Rep. Schweikert, colleague introduce bill to increase investment opportunities

In order to get their product or service off the ground, most small companies turn to startup funds in the private sector, where they can sell securities to “accredited investors.”

To obtain accreditation, a person or business entity must meet a certain threshold of income, net worth or asset size. Consequently, the number of Americans who are able to invest privately is severely limited.

Reps. David Schweikert, R-Ariz., and French Hill, R-Ark., introduced the Fair Investment Opportunities for Professional Experts Act (H.R. 4672) to try to alleviate the exclusivity of private-sector investing.

Rep. David Schweikert (U.S. Congress)

If passed, the bill would expand the definition of “accredited investor” to include Americans with qualifying educational or professional experience.

“Simply put, this legislation would rightfully expand the definition of ‘accredited investor’ to include professional experts, allowing the opportunity for more Americans to invest in ideas early on based on their knowledge and suitability rather than their wealth,” Schweikert said in a statement. “The current financial parameters on investors we have are based solely on wealth, excluding individuals who have the experiences necessary to be provided access to suitable investments. I thank my colleague, Representative French Hill, for his continued support and I hope this common-sense legislation can swiftly pass the House.”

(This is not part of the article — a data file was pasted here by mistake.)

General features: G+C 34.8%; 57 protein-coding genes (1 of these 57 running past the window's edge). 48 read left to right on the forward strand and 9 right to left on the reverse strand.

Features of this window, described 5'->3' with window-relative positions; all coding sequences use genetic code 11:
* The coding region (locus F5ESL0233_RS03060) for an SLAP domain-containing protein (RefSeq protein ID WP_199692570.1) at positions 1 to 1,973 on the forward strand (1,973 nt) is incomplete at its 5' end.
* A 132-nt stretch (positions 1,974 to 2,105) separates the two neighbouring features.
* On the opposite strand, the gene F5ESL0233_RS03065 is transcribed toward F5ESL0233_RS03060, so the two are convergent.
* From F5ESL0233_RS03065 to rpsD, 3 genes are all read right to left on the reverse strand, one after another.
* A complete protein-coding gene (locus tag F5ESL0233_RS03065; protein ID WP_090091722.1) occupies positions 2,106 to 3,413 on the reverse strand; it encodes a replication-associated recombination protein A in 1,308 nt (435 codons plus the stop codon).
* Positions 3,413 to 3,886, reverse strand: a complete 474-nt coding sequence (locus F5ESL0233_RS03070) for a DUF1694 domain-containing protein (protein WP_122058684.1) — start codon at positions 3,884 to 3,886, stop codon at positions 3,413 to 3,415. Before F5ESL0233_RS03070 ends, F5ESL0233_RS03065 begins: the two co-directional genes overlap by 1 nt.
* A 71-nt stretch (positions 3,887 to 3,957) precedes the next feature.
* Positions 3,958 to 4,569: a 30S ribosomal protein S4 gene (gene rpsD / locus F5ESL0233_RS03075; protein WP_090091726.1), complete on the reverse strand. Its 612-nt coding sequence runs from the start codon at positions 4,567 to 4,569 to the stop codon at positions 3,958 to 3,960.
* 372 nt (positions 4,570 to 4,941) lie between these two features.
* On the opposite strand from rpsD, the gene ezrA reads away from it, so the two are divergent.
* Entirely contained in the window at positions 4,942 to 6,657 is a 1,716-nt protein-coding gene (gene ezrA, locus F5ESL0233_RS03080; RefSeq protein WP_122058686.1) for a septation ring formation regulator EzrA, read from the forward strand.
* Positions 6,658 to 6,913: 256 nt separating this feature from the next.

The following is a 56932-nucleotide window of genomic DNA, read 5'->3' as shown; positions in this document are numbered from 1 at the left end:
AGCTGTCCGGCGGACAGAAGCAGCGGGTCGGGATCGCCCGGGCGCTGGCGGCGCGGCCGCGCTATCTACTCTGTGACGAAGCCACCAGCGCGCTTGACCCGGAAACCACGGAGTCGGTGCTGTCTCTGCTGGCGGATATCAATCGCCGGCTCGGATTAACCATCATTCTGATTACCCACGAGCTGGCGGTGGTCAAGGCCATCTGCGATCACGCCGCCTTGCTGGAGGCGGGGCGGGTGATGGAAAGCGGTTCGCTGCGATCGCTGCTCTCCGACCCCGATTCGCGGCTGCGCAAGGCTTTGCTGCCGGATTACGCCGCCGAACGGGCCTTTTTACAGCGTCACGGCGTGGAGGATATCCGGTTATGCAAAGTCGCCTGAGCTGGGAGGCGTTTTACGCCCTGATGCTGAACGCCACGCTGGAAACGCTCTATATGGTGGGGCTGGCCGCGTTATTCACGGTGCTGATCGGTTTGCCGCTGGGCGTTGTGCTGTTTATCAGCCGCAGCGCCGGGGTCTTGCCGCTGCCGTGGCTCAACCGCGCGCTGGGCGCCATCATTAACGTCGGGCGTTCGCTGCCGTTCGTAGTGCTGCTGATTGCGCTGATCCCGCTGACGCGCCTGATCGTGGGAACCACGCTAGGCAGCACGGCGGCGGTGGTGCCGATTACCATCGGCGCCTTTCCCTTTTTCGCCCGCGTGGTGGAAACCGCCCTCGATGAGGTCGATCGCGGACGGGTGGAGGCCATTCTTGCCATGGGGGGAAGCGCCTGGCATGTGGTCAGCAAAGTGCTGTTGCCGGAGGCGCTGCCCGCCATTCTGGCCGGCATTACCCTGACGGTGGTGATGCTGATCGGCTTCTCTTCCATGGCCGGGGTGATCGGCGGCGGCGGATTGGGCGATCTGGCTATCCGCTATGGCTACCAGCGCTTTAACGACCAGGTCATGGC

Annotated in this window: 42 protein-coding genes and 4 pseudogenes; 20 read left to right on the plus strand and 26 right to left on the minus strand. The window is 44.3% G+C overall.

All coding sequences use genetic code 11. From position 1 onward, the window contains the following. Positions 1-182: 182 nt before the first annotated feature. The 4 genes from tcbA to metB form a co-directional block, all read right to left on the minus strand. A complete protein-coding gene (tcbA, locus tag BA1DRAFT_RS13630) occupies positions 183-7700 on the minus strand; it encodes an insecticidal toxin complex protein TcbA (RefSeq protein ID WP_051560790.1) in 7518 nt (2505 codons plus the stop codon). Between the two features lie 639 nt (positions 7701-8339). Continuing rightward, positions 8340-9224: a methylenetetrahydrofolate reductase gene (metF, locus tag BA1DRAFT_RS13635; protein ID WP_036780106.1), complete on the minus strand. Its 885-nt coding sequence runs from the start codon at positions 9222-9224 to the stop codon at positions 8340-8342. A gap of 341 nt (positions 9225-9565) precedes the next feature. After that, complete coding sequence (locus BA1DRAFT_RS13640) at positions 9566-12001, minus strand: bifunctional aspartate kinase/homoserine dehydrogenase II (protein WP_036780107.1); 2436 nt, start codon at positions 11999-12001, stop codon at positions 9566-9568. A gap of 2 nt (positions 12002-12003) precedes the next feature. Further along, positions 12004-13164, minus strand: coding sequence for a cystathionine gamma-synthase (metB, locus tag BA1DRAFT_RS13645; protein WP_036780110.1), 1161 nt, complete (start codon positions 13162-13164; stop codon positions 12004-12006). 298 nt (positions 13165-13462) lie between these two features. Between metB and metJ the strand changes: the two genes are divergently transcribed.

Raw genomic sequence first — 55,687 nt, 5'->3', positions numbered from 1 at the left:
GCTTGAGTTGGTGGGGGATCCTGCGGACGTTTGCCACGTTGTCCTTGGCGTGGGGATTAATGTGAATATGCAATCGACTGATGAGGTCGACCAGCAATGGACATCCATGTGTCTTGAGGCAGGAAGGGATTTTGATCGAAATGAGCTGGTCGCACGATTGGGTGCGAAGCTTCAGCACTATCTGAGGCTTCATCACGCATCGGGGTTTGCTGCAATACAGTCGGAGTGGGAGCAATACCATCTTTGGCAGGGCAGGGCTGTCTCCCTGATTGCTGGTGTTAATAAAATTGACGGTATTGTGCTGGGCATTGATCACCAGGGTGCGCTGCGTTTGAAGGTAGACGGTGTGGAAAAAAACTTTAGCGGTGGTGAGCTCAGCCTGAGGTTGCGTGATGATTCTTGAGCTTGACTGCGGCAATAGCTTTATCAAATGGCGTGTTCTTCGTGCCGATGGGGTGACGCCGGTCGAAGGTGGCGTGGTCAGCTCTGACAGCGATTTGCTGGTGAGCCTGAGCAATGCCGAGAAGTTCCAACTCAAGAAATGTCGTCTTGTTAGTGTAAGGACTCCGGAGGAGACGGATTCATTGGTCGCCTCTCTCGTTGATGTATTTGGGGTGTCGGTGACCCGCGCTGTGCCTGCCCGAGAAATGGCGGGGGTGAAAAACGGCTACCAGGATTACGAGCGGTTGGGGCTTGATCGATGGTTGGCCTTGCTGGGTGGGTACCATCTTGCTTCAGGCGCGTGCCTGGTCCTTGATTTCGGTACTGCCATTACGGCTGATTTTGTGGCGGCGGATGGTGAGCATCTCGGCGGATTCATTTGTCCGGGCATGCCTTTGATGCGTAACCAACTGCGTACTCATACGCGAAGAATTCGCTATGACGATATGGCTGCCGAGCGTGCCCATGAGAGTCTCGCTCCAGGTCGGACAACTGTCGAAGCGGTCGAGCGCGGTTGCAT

Currently, an accredited investor includes anyone who has earned income exceeding $200,000 (or $300,000 in a household) in each of the two prior years and anticipates making a similar income in the current year; or anyone with a net worth over $1 million. 

The Fair Investment Opportunities for Professional Experts Act would expand the definition of an accredited investor to include those who hold a recognized federal or state securities-related license, as well as those who have demonstrable professional knowledge in a security administered by the Financial Industry Regulatory Authority (FINRA), the Securities and Exchange Commission (SEC) or a state-level equivalent.

“Expanding the definition of accredited investor is great for both businesses and investors,” Schweikert said. “Many private security offerings are restricted to accredited investors because of the high risk nature of these offerings. Expanding the definition allows more hard-working Americans with sophisticated professional experience to be included in otherwise restricted investment opportunities, and that is a key economic growth driver.”

Versions of the Fair Investment Opportunities for Professional Experts Act passed the House of Representatives with extensive bipartisan support in the past two Congresses. The bill passed the House in 2016 with a vote of 347 to 8. It passed the House by voice vote under suspension in 2017.

Schweikert and Hill said they hope the bill will receive widespread support again this Congress.

Ben Norman

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